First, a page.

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Fraud*
According to the Collins English Dictionary 10th Edition fraud can be defined as: "deceit, trickery, sharp practice, or breach of confidence, perpetrated for profit or to gain some unfair or dishonest advantage".[1] In the broadest sense, a fraud is an intentional deception made for personal gain or to damage another individual; the related adjective is fraudulent. The specific legal definition varies by legal jurisdiction. Fraud is a crime, and also a civil law violation. Defrauding people or entities of money or valuables is a common purpose of fraud, but there have also been fraudulent "discoveries", e.g. in science, to gain prestige rather than immediate monetary gain
*As defined in Wikipedia

Saturday, July 23, 2011

Goldman Sachs and Wal-Mart: Natural Bedfellows!

We've mentioned in previous postings that Goldman Sachs was being sued by its women employees for discriminatory practices in pay and promotion. Goldman Sachs is now referencing a Supreme Court decision which threw out a class-action suit of 1.5 million female workers at Wal-Mart. Goldman Sachs could very well admire the ethical and moral standards of Wal-Mart, not to mention the egregious amounts of money that the Waltons squeeze out of their stores. It does not surprise me that Blankfein and the Waltons share a lot in common, especially in business practices including gender discrimination and now in their legal tactics.

Wal-Mart is noted for making money both from lower wholesale prices and from low employees' pay. When employees in Quebec sought to unionize in order to bargain for better pay, Wal-Mart shut down their store. A Wal-Mart in Saskatchewan managed to unionize in 2008 and remain unionized, but the battle against unions continues apace.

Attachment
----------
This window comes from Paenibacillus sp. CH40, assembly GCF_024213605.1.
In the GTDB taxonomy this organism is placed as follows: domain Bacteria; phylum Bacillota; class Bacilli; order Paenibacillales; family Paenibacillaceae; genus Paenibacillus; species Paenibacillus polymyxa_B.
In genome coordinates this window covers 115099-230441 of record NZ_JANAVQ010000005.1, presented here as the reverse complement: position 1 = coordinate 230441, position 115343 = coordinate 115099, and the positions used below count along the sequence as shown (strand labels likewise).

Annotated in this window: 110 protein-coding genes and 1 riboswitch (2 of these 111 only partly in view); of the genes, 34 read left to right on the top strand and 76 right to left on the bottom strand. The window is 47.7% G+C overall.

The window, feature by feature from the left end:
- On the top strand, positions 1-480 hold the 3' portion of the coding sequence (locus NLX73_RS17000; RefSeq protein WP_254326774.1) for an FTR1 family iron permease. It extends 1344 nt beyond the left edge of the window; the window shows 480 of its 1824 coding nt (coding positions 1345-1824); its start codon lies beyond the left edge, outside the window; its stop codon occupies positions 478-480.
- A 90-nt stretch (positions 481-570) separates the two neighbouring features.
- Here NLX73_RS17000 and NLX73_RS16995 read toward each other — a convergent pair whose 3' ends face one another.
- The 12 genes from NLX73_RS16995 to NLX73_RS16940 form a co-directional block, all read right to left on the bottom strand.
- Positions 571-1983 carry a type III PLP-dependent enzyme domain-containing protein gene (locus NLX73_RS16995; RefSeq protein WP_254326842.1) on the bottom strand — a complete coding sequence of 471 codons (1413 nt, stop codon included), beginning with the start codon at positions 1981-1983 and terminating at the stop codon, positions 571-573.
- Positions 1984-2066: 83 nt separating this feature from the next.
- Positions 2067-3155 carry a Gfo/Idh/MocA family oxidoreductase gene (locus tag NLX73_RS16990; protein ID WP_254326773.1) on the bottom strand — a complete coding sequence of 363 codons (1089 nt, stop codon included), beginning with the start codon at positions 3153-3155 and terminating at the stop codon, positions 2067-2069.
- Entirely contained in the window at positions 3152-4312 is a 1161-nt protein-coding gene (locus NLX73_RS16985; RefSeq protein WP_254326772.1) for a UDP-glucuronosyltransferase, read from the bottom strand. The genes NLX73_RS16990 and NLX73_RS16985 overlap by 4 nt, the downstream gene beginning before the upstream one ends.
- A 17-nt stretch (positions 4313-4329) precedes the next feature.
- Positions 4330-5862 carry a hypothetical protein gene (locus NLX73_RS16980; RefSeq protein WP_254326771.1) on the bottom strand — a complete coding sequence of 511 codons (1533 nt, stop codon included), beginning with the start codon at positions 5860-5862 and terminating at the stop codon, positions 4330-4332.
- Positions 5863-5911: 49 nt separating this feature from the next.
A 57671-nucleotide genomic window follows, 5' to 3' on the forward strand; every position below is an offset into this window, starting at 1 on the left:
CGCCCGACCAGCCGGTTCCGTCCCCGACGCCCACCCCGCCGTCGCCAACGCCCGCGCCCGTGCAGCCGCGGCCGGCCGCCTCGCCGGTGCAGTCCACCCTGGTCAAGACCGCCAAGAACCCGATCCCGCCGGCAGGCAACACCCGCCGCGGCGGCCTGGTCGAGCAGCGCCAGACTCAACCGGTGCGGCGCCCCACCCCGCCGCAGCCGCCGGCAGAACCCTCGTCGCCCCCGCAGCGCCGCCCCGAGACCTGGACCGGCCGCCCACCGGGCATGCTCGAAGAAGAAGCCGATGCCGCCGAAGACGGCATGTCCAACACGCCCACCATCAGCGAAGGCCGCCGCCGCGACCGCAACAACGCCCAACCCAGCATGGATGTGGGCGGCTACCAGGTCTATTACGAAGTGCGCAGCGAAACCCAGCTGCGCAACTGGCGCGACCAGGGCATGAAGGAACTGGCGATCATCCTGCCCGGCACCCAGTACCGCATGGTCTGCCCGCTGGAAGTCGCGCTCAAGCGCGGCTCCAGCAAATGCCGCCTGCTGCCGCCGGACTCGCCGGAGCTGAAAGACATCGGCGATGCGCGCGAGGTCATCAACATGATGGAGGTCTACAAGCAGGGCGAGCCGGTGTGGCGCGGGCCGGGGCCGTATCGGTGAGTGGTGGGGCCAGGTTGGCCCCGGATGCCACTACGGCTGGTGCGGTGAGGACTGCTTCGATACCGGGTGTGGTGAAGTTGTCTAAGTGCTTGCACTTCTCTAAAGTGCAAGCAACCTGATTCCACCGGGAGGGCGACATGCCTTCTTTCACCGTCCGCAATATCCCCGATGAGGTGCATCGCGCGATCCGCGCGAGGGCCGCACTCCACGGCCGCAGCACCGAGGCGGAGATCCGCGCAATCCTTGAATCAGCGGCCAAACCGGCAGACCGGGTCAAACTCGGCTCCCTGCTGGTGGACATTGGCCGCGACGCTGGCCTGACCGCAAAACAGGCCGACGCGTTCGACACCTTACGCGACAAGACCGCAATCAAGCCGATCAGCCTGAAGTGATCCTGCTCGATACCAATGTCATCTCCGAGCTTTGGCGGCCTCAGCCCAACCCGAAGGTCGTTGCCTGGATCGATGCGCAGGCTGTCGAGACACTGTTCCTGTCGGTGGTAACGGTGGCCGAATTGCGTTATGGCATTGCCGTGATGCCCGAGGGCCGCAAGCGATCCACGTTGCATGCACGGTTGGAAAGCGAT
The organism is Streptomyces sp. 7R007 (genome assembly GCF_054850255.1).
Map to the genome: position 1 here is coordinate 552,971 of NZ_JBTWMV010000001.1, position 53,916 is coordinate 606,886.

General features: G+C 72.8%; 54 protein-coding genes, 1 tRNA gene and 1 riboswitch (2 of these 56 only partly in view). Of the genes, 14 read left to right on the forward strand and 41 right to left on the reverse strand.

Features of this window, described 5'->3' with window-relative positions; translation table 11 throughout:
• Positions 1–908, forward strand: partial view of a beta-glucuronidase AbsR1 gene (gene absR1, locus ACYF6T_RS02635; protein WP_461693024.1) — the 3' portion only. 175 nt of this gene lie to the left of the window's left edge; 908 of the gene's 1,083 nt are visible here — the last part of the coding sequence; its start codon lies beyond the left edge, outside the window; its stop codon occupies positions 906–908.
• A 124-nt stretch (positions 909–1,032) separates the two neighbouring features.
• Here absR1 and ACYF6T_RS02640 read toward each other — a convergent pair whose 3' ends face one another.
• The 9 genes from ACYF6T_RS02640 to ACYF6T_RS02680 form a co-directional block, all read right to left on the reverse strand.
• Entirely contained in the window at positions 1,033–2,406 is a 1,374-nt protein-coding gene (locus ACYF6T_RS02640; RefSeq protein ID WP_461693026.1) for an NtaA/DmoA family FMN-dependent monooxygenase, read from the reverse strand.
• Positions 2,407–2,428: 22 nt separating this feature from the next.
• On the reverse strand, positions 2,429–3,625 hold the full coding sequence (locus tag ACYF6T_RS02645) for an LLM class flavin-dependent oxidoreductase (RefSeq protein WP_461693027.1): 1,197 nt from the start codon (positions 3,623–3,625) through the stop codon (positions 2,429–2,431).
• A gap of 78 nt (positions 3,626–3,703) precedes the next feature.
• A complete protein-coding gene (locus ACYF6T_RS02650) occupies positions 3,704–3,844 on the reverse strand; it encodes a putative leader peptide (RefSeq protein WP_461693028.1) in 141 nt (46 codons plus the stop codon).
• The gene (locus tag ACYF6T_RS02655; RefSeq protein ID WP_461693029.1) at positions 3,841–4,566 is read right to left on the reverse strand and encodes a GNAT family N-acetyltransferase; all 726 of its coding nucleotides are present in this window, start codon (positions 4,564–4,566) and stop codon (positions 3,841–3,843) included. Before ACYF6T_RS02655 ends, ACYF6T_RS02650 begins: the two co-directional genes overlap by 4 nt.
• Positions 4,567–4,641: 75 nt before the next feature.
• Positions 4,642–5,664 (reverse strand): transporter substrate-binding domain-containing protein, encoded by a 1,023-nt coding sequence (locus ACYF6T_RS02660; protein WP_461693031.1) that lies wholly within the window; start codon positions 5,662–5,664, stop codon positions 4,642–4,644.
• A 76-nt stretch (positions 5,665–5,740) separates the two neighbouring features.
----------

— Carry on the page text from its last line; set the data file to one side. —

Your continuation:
So now, Goldman Sachs is planning to use the Wal-Mart decision in the U.S. to win its own case of discrimination. Goldman Sachs and Wal-Mart deserve each other.

Goldman Sachs fights bias lawsuit, cites Wal-Mart
By Moira Herbst - Reuters

(Reuters) - Goldman Sachs Group Inc (GS.N) said a recent landmark decision throwing out a class-action lawsuit against Wal-Mart (WMT.N) means it should not face a wide-ranging case accusing it of systematic bias against women.

The investment bank in court papers said the three women who sued it last year have highly individual claims that cannot be readily applied to a wider class of plaintiffs.

Last month, the U.S. Supreme Court said a gender bias case against Wal-Mart on behalf of a group believed to exceed 1.5 million workers could not proceed because the plaintiffs' claims did not have enough in common to sue as a group. The plaintiffs allege that Goldman underpays women and promotes them less often than men.

A grant of class-action status can result in larger awards and make it easier for people who otherwise could not sue on their own to recover.

Read the whole article here

11 COMMENTS:

Suzan said...

Who wouldn't think they were in bed together?

And all their fellow travelers.

Time to elect a few decent women yet, folks?

Anonymous said...

I wonder why the TBTF's were never asked to take a haircut like this on their books? Oh that's right...these people don't count!


Central Falls Gives Ballots to Police and Firefighters Asking for 50% Pension Reductions or Risk Losing Everything in Bankruptcy Court

http://globaleconomicanalysis.blogspot.com/2011/07/central-falls-gives-ballots-to-police.html

Anonymous said...

An audit of the Fed reveals why the establishment resisted an audit for so long – The U.S secretly provided an eye-popping $16 Trillion in secret loans to bailout U.S. and foreign bankers.

http://sanders.senate.gov/newsroom/news/?id=9e2a4ea8-6e73-4be2-a753-62060dcbb3c3

Federal Reserve audit highlights possible conflicts of interest

"As a result of this audit, we now know that the Federal Reserve provided more than $16 trillion in total financial assistance to some of the largest financial institutions and corporations in the United States and throughout the world," Sanders said in a statement. "This is a clear case of socialism for the rich and rugged, you're-on-your-own individualism for everyone else."

http://sanders.senate.gov/newsroom/news/?id=9005bc62-9fc2-4fb9-b4cf-4bfa53e68a46

Anonymous said...

Use your imagination....


Frits Bolkestein: BIS shelters money for dictators and deadbeats